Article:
Yet, considering that, as Marco points out, “cultural knowledge [about agriculture] is lost within one generation if it is not recorded or passed on”, there is a huge necessity for knowledge transfer about small-scale agriculture in Europe and especially in Germany. Hence, the garden is political precisely because it is an important space for exchange (of knowledge, people, plants and human beings, etc.) and new experiences. The garden shows that people can easily, even playfully, pick up knowledge and skills as well as become more sensitive to their environment. Thus, the political leverage of the garden, when it comes to political interference, lies predominantly in its symbolic power based on the motto ‘come and see what could be and is already possible’. Yet, this symbolic capital is hard to keep. The political sphere, according to Marco, has already adapted the phrases and the images with which the garden demonstrates its political relevance. “Allegedly, we have many supporters within the various political parties”, as Marco emphasises, “but if change was really wanted, then the political conditions would need to change and I don’t see that happening. Many politicians are quite quick at adapting to words and getting into pictures but they will still sell off vacant lots within Berlin’s city centre just to balance the budget. But, not only is the political sphere quick in making use of the images and the Lebensgefühl (attitude towards life) the garden produces but also quick to capitalise on the advertising and marketing industries.” Be that as it may, Berlin is, according to Marco, still a good place for projects such as the Prinzessinnengärten. The garden has received a tremendous support with a space for bottom-up experiments. However, as Marco notes, one can tell that the time allowances of the people in Berlin are getting smaller and smaller. “The cost of living is steeply increasing in Berlin. Hence, people have to work more and have less time for voluntary work.”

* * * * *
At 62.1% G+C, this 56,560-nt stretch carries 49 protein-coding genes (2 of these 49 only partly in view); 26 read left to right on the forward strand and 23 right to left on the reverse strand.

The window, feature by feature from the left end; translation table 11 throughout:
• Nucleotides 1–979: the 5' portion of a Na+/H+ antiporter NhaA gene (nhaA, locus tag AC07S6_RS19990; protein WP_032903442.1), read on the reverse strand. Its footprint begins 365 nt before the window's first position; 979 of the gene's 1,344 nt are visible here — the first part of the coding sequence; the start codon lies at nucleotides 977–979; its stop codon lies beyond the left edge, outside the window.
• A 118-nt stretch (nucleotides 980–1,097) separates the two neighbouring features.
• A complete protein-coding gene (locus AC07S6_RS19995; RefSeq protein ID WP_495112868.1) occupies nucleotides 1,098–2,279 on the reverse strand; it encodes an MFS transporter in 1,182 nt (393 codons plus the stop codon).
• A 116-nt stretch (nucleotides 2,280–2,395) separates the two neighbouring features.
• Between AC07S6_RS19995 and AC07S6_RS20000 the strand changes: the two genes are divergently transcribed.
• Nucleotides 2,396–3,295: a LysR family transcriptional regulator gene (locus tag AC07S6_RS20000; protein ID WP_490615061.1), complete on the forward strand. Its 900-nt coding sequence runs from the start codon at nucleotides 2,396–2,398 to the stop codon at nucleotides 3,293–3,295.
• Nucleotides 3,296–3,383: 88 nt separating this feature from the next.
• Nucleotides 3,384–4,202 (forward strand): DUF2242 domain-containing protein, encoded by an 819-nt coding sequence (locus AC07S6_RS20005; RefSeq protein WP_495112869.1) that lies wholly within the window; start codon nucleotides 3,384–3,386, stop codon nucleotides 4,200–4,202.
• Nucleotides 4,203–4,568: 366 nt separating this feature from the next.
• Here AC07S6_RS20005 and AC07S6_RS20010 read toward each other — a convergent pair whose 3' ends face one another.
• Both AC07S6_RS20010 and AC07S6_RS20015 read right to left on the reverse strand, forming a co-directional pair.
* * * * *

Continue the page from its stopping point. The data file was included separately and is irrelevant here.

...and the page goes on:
However, the political traction of the garden also lies in its integrity. For Marco, a lot of people have lost their faith in politics and in the idea that politicians for working for a change for the better. Hence, people pay a lot more attention to small projects and initiatives, which in Germany have already proven to be quite dangerous (one only has to think of the uprising of this right-wing group called PEGIDA last winter). At the same time, it is a big chance for initiative such as the Prinzessinnengärten precisely because, as Marco reminds us, we haven’t found the cultural and ethical instruments yet with which we could tackle the globalised problems of the world. “That’s what the garden is actually pretty good at. It demonstrates that if we start treating self-organisation, or local civic initiatives not just as makeweights, or leisure activities but as forms that not only raise questions about the social and ecological impacts of our own behaviour but also as forms that show us how we already instigate change, then our current pressing issues can very well be tackled.”